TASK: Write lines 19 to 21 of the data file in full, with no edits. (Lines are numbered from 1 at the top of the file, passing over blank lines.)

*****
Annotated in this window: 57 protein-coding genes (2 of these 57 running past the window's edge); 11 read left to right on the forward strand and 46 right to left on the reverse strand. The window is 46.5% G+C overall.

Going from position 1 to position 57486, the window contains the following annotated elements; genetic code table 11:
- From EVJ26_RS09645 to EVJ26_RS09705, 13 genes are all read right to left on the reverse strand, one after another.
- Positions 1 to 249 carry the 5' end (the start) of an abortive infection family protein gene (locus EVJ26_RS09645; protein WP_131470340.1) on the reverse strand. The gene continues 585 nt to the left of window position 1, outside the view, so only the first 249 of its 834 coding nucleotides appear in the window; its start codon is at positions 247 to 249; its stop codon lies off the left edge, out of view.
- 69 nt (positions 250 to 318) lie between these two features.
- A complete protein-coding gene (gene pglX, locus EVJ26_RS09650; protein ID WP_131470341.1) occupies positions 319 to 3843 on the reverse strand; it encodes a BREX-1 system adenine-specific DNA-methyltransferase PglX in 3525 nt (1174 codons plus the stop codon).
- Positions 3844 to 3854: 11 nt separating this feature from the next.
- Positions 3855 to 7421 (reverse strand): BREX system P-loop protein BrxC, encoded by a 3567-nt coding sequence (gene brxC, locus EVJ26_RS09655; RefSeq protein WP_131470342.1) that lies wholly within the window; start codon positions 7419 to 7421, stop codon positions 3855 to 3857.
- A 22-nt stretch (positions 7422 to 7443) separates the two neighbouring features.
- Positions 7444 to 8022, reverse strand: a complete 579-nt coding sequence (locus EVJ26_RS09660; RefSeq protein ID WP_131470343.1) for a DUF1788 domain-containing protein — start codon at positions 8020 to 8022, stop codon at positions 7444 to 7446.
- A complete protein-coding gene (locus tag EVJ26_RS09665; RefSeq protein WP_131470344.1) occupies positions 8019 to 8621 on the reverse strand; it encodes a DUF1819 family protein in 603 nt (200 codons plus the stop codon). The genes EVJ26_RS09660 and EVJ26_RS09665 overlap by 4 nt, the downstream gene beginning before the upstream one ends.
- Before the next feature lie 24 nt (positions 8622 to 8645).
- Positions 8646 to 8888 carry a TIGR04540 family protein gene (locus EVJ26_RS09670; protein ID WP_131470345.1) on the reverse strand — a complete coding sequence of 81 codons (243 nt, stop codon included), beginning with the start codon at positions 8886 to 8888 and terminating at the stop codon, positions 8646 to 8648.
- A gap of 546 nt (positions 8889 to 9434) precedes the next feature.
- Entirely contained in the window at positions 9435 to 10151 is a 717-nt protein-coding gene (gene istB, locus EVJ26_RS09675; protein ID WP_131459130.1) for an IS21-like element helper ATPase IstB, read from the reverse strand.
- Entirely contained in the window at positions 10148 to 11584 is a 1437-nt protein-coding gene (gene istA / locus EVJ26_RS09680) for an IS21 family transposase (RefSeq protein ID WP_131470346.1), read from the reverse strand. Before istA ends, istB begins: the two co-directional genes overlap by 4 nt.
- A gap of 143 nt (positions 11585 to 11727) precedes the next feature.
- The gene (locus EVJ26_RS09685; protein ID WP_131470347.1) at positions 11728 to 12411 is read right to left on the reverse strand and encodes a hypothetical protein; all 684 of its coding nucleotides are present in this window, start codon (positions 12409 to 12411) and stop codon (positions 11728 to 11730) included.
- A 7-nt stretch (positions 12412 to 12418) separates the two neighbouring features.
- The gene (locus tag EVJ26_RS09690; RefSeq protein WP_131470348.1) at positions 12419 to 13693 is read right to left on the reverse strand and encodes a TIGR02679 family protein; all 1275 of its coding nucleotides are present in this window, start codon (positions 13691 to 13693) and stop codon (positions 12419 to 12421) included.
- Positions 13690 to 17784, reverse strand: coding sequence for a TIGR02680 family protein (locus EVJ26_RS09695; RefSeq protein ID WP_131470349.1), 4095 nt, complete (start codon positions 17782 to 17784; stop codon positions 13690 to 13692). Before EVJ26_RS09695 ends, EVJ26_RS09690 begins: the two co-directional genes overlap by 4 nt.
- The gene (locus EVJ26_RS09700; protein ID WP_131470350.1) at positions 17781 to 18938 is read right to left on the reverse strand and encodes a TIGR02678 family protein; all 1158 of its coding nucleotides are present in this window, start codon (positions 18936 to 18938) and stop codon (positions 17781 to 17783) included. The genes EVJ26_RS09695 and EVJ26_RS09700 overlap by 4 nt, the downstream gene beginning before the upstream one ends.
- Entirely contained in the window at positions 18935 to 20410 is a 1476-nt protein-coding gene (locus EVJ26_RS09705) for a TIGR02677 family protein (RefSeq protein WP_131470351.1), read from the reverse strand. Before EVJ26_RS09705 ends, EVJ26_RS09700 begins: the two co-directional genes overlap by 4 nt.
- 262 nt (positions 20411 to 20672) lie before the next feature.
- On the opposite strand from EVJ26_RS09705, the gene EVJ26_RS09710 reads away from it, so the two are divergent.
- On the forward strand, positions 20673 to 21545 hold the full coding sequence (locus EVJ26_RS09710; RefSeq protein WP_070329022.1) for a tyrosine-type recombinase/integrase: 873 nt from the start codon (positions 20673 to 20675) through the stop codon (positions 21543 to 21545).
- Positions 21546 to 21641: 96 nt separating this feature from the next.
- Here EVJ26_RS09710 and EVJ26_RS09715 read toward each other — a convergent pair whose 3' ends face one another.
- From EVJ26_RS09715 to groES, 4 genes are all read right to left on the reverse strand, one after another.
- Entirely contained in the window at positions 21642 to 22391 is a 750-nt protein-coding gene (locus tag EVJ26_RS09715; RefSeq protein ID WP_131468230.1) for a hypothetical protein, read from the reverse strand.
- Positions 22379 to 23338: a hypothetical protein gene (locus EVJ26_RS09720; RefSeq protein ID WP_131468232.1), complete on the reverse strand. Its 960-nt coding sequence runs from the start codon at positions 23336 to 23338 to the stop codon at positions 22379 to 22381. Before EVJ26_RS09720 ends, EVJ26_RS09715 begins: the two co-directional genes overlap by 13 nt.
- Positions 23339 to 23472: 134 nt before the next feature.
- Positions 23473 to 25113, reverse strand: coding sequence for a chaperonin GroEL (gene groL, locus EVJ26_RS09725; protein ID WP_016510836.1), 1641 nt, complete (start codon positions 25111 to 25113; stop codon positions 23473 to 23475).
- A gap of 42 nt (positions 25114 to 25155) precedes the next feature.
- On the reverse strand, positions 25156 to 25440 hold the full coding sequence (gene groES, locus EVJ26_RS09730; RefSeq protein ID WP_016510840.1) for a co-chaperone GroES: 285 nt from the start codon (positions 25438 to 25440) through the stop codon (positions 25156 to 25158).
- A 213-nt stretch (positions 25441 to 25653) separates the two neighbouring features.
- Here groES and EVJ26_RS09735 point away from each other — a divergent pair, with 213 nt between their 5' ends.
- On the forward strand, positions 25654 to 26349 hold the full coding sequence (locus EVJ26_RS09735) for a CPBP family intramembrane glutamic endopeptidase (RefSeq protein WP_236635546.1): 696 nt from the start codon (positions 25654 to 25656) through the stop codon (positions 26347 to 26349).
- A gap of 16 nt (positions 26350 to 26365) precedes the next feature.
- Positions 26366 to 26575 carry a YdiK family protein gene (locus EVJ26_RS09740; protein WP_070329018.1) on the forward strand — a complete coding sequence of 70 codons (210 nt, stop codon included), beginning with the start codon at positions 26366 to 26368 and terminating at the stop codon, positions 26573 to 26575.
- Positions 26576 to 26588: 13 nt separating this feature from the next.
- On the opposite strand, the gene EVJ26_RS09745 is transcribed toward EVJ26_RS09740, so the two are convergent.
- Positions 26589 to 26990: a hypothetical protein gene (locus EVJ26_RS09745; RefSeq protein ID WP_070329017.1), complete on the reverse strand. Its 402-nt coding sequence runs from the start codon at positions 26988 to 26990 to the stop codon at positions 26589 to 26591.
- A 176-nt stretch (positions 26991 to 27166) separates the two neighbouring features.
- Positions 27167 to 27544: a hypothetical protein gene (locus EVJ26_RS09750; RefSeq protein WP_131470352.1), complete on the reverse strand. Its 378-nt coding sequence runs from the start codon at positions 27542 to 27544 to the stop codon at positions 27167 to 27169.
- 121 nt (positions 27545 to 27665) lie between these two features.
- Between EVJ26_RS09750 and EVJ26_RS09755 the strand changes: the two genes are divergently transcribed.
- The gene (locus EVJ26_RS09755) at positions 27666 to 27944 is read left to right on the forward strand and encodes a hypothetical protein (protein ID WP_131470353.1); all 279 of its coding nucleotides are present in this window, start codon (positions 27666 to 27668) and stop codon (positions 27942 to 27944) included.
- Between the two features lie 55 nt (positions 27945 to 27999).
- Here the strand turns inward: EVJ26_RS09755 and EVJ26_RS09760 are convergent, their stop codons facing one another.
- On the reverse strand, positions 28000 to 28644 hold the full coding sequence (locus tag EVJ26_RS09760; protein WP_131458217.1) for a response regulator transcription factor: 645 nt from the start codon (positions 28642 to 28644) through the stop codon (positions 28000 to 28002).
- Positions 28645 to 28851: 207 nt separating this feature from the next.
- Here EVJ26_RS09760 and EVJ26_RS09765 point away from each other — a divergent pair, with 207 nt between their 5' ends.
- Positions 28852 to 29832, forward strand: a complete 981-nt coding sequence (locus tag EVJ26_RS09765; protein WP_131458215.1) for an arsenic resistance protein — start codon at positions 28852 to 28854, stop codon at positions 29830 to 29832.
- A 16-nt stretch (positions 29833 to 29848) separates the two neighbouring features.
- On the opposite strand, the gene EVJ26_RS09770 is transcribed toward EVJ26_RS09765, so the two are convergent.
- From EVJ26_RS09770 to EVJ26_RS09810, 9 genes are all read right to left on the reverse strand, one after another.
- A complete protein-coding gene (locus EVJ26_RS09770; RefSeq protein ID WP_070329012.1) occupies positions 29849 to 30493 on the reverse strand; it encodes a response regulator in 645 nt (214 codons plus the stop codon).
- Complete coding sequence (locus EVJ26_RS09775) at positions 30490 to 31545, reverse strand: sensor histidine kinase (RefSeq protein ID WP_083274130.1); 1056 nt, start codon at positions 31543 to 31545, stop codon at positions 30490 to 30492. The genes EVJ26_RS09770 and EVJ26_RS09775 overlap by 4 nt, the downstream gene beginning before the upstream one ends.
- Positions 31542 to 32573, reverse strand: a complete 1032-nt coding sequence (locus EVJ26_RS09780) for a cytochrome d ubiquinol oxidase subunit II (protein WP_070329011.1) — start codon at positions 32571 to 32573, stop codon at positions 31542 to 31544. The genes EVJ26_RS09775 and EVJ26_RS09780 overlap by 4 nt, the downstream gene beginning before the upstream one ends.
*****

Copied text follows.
- A 7-nt stretch (positions 12412 to 12418) separates the two neighbouring features.
- The gene (locus tag EVJ26_RS09690; RefSeq protein WP_131470348.1) at positions 12419 to 13693 is read right to left on the reverse strand and encodes a TIGR02679 family protein; all 1275 of its coding nucleotides are present in this window, start codon (positions 13691 to 13693) and stop codon (positions 12419 to 12421) included.
- Positions 13690 to 17784, reverse strand: coding sequence for a TIGR02680 family protein (locus EVJ26_RS09695; RefSeq protein ID WP_131470349.1), 4095 nt, complete (start codon positions 17782 to 17784; stop codon positions 13690 to 13692). Before EVJ26_RS09695 ends, EVJ26_RS09690 begins: the two co-directional genes overlap by 4 nt.